Decentraland's Catalyst: using WebRTC to interact in the metaverse

Every decentralized platform builder faces this problem: which components should be decentralized, and to what extent?

The metaverse project Decentraland tackled this when their original peer-to-peer messaging transport hit performance bottlenecks, which limited their users’ ability to chat and interact in real time. In this post, we’ll walk through how they solved the performance problem while maintaining operator independence.

For those who aren't familiar, Decentraland is a decentralized virtual world platform, built on the Ethereum blockchain, allowing anyone to create, explore and monetize content and applications like virtual land, buildings, items, or mini-games. Anyone can run a Decentraland node, which is like a game server. Every node sees the same world instance (buildings, etc) but users on a node can only see and interact with others on the same node. (The design is pretty similar to World of Warcraft’s “shards”.)

Any multiplayer world needs a way to share user interactions and state changes with nearby players. Decentraland does this over WebRTC data channels: push-to-talk voice chat, player movement, chat messages, and world interactions (like opening and closing doors) are all shared over data channels.

Initially, all these state changes happened over peer-to-peer WebRTC connections. But this architecture quickly ran into scaling problems: peer-to-peer WebRTC does not scale beyond connections to 4 peers, and players frequently interact with larger groups and crowds. To support interactions in a large group, the Decentraland team first tried propagating data across multiple peer-to-peer hops but latency was too high. For a 100-user cluster, the client p75 ping time was 6–7 seconds.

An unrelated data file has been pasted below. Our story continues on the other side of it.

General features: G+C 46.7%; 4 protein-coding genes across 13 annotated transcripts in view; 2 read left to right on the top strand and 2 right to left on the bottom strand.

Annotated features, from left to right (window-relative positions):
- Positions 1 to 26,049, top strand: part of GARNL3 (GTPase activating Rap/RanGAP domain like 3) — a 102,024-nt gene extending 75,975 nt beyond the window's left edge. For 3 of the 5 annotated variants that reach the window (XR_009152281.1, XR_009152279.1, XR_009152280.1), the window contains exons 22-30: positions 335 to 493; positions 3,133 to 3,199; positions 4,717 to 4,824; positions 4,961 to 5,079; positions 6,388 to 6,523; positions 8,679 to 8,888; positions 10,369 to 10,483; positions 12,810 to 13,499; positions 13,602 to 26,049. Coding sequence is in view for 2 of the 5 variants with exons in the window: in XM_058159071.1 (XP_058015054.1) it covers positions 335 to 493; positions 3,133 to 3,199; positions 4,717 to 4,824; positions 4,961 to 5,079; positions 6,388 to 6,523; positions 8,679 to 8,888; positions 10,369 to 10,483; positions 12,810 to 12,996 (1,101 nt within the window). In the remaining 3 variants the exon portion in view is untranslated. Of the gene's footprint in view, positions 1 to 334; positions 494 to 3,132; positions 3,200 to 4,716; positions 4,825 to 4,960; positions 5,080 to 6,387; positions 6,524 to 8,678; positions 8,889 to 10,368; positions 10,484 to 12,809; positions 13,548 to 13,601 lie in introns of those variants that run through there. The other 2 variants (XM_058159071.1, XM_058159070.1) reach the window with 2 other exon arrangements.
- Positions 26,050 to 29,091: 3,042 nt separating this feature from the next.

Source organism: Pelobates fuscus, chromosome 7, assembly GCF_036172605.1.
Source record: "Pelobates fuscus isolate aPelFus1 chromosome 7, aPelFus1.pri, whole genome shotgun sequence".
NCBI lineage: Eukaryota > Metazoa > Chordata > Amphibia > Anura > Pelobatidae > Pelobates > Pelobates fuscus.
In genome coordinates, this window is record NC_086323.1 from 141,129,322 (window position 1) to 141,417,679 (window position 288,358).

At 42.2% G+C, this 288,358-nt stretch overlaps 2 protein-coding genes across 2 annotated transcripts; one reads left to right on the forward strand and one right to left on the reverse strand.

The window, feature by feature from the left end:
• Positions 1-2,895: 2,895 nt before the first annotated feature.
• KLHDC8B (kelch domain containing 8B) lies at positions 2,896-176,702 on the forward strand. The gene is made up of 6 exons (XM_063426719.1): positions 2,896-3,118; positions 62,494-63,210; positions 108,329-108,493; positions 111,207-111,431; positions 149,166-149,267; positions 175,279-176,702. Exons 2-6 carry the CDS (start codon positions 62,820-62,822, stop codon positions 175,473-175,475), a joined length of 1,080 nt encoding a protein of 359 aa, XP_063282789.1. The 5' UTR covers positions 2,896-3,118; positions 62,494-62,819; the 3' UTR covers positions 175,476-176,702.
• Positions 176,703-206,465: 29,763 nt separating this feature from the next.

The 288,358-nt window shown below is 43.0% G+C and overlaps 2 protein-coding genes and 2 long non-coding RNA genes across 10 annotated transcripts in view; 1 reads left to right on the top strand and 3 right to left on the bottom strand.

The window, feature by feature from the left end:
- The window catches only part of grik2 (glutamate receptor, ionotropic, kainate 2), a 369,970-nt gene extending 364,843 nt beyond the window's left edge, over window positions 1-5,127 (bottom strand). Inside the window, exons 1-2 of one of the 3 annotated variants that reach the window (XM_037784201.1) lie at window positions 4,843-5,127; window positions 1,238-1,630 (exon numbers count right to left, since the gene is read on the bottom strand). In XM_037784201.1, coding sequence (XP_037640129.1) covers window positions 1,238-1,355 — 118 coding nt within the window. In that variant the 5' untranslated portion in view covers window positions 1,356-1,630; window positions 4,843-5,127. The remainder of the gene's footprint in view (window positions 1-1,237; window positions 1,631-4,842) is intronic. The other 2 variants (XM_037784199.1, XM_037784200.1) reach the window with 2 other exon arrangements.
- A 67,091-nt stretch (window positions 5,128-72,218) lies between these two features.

Internal Decentraland dashboard showing p75 response time was 6.73 seconds before switching to LiveKit

To solve this, the team built a transport layer abstraction ("Catalyst") to support multiple WebRTC transport options. In addition to their existing peer-to-peer transport, node operators can either host their own instance of LiveKit’s open-source server, or use LiveKit Cloud and leave the server maintenance to us. Any node operator can switch between transports with a simple configuration change. Since the release of Catalyst, all Foundation and Community nodes have opted to run on LiveKit.

Internal Decentraland dashboard showing p75 response time was 821 milliseconds after switching to LiveKit

The results were dramatic. Quantitatively, clients’ p75 ping time dropped to 800 milliseconds. Voice chat, now exchanged between users as WebRTC audio tracks, is delivered in real time. The improved performance also has had a profound qualitative effect on user behavior, producing spontaneous interactions, live audio conversations, and events where users sing karaoke and happy birthday.

Much of the dramatic drop in latency relies on LiveKit Cloud’s global mesh network. Each Decentraland user connects to the LiveKit server geographically closest to them and data is exchanged between users over the private internet backbone — think of it like a CDN, but for real-time media.

To return to the problem posed at the top of this post, LiveKit’s open-source core allows Decentraland to deploy a mix of transport implementations, both decentralized and centralized. Decentraland node operators can decide for themselves whether they want to use LiveKit Cloud, host their own instance of LiveKit, or continue using peer-to-peer transport.

You can read more technical details about Decentraland’s WebRTC architecture in their Architecture Decision Record, or create your own WebRTC project using LiveKit Cloud. And feel free to say hi in our Slack community — we always love to hear what people are building with LiveKit!